In contrast, Hong Kong (and Taiwan) provided what China needed but didn’t really want: i.e. sweatshops to take advantage of cheap labour and even cheaper land. The divisions between the political economic systems were a barrier to collaboration, but they also offered high potential for profits for those willing to undertake the risks in doing business across the border.

The return of Hong Kong to Chinese sovereignty in 1997 initially preserved this pattern of economic/social integration combined with political division. Nonetheless, the Asian Financial Crisis of 1997, SARS and avian flu, and the assistance Beijing provided to stabilise Hong Kong’s economy all eroded its autonomy, although falling property prices encouraged Hong Kong to maintain a hard border. Beijing’s help sometimes even came at the expense of Hong Kong’s neighbours, particularly Shenzhen, which was discouraged from expanding its ports too rapidly, for example.

Delta entrepreneurs have said that whenever possible they try to cut Hong Kong middlemen out of the deal because of the profits that the Hong Kong investors have been able to extract in the past. Disintermediation (cutting out the intermediaries) has grown in the twenty-first century at the expense of Hong Kong business operators – particularly small and medium businesses lacking influence in Beijing.

Shenzhen and Guangzhou in particular became resentful of the advantages that Hong Kong received and tend to be suspicious of cross-border integration schemes that concede too much to the SAR. Hong Kong, meanwhile, is worried about the dilution of both its economic advantages and its cultural/political distinctiveness. According to Marco Bontje: ‘So far, it looks like the Pearl River Delta cities would rather compete than collaborate, and national and provincial governments have not yet managed to convince local governments to change this’. A survey carried out after the release of the plan found that 68 per cent of Hongkongers between the ages of 18 and 39 say they are not willing to work in Guangdong cities.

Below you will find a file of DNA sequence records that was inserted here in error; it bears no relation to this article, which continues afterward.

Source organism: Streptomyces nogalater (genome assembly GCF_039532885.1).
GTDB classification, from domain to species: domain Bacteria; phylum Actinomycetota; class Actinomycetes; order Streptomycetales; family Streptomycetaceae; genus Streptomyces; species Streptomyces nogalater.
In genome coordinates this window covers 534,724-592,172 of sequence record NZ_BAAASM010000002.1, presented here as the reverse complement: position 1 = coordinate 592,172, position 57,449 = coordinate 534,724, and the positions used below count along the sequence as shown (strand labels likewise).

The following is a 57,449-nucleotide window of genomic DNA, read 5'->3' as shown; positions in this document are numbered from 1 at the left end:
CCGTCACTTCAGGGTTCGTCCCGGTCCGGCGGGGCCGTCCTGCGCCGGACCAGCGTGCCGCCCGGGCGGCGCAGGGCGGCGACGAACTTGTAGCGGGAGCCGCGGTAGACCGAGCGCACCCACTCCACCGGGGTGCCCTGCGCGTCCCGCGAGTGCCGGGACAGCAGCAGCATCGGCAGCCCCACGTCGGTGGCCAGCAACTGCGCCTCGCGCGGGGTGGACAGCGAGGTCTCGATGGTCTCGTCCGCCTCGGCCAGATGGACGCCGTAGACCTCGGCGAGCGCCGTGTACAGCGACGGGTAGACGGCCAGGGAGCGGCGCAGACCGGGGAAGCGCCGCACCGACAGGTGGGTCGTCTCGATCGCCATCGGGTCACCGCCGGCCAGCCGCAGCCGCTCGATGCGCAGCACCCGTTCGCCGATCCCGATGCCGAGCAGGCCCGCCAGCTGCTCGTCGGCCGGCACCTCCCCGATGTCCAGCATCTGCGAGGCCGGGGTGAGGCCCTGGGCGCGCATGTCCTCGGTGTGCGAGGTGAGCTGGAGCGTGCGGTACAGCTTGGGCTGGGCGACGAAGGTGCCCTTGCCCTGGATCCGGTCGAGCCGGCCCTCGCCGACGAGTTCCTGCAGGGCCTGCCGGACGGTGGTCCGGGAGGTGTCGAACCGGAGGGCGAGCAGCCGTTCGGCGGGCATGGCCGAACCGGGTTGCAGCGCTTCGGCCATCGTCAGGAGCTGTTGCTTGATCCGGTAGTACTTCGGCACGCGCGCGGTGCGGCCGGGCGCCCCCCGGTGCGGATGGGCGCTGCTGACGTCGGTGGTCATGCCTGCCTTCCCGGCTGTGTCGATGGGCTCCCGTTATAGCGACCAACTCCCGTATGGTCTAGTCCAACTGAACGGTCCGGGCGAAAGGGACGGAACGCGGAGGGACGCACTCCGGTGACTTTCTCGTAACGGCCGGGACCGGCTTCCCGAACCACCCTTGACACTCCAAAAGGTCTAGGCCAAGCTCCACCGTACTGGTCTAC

This history, together with the conflicted present, makes the successful implementation of the Greater Bay Area plan to take advantage of the region’s synergies deeply problematic. On the other hand, the past process of integration between early reform China and hyper-capitalist Hong Kong also faced many difficulties and seemed unlikely to succeed at the time. While social connections overcame the political divisions then, today the social divisions are threatening to undermine a political plan for removing the barriers to collaboration and integration.

A megacity is in fact in the process of emerging and, barring any disasters, it will be one of the most significant economic clusters in the world. However, it remains to be seen whether this megacity will follow the outlines of the plan for the GBA or a more decentralised and less coordinated pattern instead.

Professor Alan Smart is an Adjunct Professor in the Department of Anthropology and Archaeology at the University of Calgary.

*Articles published by The Asia Dialogue represent the views of the author(s) and not necessarily those of The Asia Dialogue or affiliated institutions.